Regrets Over Losing Too Much Weight

Regrets Over Losing Too Much Weight

Its takes a lot of dedication and will power for someone to lose 11 stone in weight so why is mother of 3 Kelly Childs having regrets over losing too much weight? If only I could shift my last 2 stone of weight I would be a happy women.

Losing weight brings about so many health benefits, longer life expectancy, lower risk of developing heart disease and stroke, lower blood cholesterol levels, and reduce strain on joints and muscles to name a few, so why is Kelly having regrets and miss being bigger.

Find out more on Kelly Childs story as published on

Kelly Childs Has Regrets Over Losing Too Much Weight

Regrets over losing too much weightA mother-of-three, who regrets losing 11 stone through dieting because it has left her with rolls of saggy skin, wants the NHS to pay for her to ‘look normal again’.

Kelly Childs was a size 28 who weighed 24 stone before she went on a strict diet to shed the pounds. She now weighs 13 stone and is a size 12 but says she has never felt worse about her looks as her weightloss has left her with unsightly excess skin on her arms and stomach.

‘The rolls of skin I have been left with disgust me. The NHS won’t fund surgery to help me look normal again and I can’t afford to get the skin removed myself’, she said.

‘I still felt sexy when I was fat, but now I just felt freaky. I could live with being a buxom big girl, but not with a body that looked like a melted candle.’

Kelly has been refused an operation to remove the excess skin on the NHS, on the basis that it isn’t a life threatening matter and is classed as a cosmetic procedure.

‘It’s so unfair because I’d heard of women having boob jobs on the NHS. I didn’t want to look like a model, I just wanted to be normal and not have the body of a pensioner. I felt like all the hard work had been for nothing because life was better when I was fat,’ she said.

Kelly had been slim in her youth but her weight gradually crept up after she married husband Keith, 31, and had children, Ethan, now 12, Ajay, now ten and Bethany, now six.

Each time she was pregnant, she reveled in being able to ‘eat for two’ and didn’t care about her increasing size. ‘I had always liked my food and it was great not to have to watch what I ate. I indulged in cheese sandwiches, pastries and chocolate telling myself it was fine because I was pregnant,’ she said.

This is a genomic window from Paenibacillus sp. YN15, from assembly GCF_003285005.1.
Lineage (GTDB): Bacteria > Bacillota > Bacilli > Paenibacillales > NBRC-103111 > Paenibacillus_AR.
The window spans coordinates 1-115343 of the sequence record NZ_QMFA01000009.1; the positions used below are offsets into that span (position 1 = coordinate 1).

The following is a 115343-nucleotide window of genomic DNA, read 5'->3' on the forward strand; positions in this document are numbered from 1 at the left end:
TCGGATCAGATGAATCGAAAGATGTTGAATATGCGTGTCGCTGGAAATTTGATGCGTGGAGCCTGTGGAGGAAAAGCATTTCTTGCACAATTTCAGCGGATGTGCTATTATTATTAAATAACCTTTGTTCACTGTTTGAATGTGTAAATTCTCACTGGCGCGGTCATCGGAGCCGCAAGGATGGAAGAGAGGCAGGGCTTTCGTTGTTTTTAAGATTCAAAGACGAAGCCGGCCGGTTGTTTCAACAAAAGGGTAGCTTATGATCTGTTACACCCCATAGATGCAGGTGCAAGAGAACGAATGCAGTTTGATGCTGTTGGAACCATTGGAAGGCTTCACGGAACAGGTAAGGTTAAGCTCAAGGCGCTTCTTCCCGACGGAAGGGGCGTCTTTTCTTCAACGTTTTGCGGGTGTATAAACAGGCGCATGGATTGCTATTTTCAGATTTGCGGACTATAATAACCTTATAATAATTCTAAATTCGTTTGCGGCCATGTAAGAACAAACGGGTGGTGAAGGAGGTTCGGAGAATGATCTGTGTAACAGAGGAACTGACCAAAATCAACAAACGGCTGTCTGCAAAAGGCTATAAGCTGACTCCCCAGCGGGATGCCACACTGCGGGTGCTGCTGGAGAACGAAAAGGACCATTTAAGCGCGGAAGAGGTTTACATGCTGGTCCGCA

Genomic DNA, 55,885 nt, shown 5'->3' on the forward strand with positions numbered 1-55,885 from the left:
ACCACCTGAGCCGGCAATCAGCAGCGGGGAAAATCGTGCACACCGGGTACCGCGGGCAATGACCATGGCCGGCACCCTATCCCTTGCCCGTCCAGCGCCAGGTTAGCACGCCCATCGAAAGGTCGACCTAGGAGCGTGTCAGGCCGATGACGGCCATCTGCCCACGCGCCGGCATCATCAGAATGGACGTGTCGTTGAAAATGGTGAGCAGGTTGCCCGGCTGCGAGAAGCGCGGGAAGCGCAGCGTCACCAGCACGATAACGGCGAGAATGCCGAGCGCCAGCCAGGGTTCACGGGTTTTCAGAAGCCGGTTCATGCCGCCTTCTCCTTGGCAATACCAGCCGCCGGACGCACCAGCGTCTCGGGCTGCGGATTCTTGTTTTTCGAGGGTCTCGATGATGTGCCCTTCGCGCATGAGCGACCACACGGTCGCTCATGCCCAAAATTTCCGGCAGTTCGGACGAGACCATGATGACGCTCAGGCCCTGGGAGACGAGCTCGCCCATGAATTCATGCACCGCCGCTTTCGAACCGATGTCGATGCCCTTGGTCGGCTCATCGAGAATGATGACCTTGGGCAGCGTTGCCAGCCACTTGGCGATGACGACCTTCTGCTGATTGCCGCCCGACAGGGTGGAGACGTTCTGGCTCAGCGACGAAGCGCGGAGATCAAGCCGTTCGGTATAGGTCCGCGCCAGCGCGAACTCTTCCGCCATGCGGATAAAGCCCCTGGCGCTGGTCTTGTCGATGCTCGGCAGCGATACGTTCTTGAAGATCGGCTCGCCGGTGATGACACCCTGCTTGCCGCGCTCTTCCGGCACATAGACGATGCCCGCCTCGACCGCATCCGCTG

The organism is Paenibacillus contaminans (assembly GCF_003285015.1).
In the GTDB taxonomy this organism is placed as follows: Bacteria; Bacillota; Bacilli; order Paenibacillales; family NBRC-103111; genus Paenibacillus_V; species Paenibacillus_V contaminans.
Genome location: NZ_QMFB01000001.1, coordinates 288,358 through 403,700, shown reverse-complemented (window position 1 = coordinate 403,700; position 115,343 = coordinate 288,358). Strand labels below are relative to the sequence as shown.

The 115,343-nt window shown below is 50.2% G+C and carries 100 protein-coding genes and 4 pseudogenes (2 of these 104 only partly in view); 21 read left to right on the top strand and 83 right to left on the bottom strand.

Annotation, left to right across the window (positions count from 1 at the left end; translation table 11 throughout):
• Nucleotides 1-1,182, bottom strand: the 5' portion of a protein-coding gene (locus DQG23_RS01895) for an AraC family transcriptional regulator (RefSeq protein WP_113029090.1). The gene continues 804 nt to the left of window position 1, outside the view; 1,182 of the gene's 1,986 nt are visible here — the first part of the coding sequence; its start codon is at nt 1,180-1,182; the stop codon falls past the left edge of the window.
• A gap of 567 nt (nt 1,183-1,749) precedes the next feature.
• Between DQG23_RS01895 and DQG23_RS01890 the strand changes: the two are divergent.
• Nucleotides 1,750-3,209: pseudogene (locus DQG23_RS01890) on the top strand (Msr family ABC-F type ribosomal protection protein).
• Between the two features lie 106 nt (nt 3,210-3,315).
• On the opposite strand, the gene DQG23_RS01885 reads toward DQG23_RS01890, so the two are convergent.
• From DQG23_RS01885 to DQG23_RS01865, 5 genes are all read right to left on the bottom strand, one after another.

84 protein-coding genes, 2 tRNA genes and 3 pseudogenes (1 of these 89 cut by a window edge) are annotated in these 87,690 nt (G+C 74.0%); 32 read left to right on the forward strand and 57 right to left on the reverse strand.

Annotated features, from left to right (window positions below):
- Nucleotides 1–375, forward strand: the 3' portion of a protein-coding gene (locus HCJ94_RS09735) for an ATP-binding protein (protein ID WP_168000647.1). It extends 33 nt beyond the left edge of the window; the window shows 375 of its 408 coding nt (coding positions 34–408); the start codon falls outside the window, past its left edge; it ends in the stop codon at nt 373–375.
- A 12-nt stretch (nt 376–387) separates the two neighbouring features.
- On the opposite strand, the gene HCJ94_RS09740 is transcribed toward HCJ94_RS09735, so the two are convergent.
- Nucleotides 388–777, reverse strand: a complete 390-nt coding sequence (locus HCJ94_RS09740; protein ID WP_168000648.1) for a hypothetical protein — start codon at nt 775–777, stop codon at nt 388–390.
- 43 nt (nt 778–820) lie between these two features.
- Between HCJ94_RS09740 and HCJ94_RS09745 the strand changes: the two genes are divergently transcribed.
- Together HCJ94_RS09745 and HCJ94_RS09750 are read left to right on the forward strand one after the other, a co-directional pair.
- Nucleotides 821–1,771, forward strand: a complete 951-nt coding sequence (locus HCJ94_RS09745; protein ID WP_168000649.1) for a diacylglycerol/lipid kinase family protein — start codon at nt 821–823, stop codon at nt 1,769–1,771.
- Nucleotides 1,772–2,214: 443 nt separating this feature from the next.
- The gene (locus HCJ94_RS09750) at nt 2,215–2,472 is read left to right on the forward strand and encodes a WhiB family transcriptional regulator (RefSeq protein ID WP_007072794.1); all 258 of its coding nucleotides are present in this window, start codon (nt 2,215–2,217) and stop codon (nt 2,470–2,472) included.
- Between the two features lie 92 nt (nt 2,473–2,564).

After giving birth, she always vowed to get back into shape but admitted ‘junk food was my crutch so it became a vicious circle and I’d try new diets only to fail after a few days.’

When she tipped the scales at 24-and-a-half-stone, her GP recommended she should have a gastric band fitted to help her lose weight.

The 31-year-old was put on a waiting list to have the operation, which involves cutting the stomach into a smaller pouch so only small portions can be consumed.

The prospect of becoming slimmer gave Kelly incentive to think about her diet and she become determined to lose weight believing if she did, ‘everything would be perfect.’

‘Suddenly all I could think about was being slim and being able to do things with the kids like go on the slide at the park. I couldn’t wait for the next appointment,’ she said.

She joined Slimming World where she was taught to eat more healthily and so swapped her regular diet of junk food for soups, salads and fruit.

As a result, her weight gradually came down, until she had eventually lost 11st, so she no longer needed the gastric band fitted and rang to cancel the procedure.

‘I was over the moon that it was happening at last and proud that I was saving the NHS thousands my doing it myself. They congratulated me and I thought that was it, success.’ Full story published here.

How sad, to achieve something so great as losing 11 stone but feeling so low and wishing you were fat again. I think the majority of us who have more than a couple of stone to lose have some realisation that our bodies will never be the same as it was before we ruined it by allowing ourselves to get fat in the first place.

I was about 14 when I had an appendix operation, the surgeon did a terrible job, as a teenager I obsessed over how I could make the 6.5” scar go away, only to be told by several doctors that unfortunately I had a type of skin that scared and stretched very easily not what I wanted to hear but realised I had to live with it.

At first when we start to pile on the pounds we don’t look at the bigger picture of how we are abusing our bodies, and what will happen when we finally make the decision to revert back.

After having 2 kids and ballooning to a size 18-20 I am not expecting to have a wash-board stomach by the time I reach my goal weight. I diet and exercise daily to try and tone and eliminate having excess skin, but truth be told I know when I reach my goal weight there will be a very small amount around my tummy area.

Because this is something that I have responsibly done to my own body I will not expect the NHS to pay for me to look and feel better about myself, but the benefits of being slimmer and healthier will outweigh any excess skin.

Kelly needs to focus and be more positive about her accomplishment, coming to terms with the knowledge that she will not get free surgery is not the end of the world, she wanted to lose weight so badly and achieved that. If she put the same amount of energy into wanting to get rid of the excess skin she will find a way.

As a dieter yourself, what are your views on this subject do you think the NHS should help fund these procedures? Please leave your comments below and if you enjoyed the article click the LIKE button below.


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